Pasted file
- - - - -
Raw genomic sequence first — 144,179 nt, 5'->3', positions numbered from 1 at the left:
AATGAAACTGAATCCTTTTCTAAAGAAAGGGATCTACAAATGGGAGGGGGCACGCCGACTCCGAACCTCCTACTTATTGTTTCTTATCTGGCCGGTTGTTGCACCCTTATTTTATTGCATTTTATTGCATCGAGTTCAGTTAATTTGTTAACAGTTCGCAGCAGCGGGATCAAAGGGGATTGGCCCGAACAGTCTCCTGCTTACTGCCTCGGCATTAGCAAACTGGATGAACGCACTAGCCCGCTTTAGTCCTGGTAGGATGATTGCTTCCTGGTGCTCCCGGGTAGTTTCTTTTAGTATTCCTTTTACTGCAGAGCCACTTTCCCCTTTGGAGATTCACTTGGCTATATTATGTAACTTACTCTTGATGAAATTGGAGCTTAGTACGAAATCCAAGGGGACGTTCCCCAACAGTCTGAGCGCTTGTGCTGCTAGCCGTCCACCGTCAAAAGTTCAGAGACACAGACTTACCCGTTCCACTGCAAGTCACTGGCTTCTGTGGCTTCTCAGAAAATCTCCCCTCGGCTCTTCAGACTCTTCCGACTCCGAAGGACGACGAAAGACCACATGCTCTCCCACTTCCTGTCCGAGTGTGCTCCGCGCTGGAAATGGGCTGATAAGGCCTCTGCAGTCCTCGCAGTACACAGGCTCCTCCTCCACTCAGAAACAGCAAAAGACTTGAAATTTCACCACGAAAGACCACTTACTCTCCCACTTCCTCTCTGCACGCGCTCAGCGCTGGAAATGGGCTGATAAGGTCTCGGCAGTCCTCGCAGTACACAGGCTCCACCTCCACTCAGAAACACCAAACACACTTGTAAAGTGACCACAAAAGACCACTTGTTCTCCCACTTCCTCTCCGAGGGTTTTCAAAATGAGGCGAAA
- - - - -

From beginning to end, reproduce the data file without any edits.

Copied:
Raw genomic sequence first — 144,179 nt, 5'->3', positions numbered from 1 at the left:
AATGAAACTGAATCCTTTTCTAAAGAAAGGGATCTACAAATGGGAGGGGGCACGCCGACTCCGAACCTCCTACTTATTGTTTCTTATCTGGCCGGTTGTTGCACCCTTATTTTATTGCATTTTATTGCATCGAGTTCAGTTAATTTGTTAACAGTTCGCAGCAGCGGGATCAAAGGGGATTGGCCCGAACAGTCTCCTGCTTACTGCCTCGGCATTAGCAAACTGGATGAACGCACTAGCCCGCTTTAGTCCTGGTAGGATGATTGCTTCCTGGTGCTCCCGGGTAGTTTCTTTTAGTATTCCTTTTACTGCAGAGCCACTTTCCCCTTTGGAGATTCACTTGGCTATATTATGTAACTTACTCTTGATGAAATTGGAGCTTAGTACGAAATCCAAGGGGACGTTCCCCAACAGTCTGAGCGCTTGTGCTGCTAGCCGTCCACCGTCAAAAGTTCAGAGACACAGACTTACCCGTTCCACTGCAAGTCACTGGCTTCTGTGGCTTCTCAGAAAATCTCCCCTCGGCTCTTCAGACTCTTCCGACTCCGAAGGACGACGAAAGACCACATGCTCTCCCACTTCCTGTCCGAGTGTGCTCCGCGCTGGAAATGGGCTGATAAGGCCTCTGCAGTCCTCGCAGTACACAGGCTCCTCCTCCACTCAGAAACAGCAAAAGACTTGAAATTTCACCACGAAAGACCACTTACTCTCCCACTTCCTCTCTGCACGCGCTCAGCGCTGGAAATGGGCTGATAAGGTCTCGGCAGTCCTCGCAGTACACAGGCTCCACCTCCACTCAGAAACACCAAACACACTTGTAAAGTGACCACAAAAGACCACTTGTTCTCCCACTTCCTCTCCGAGGGTTTTCAAAATGAGGCGAAA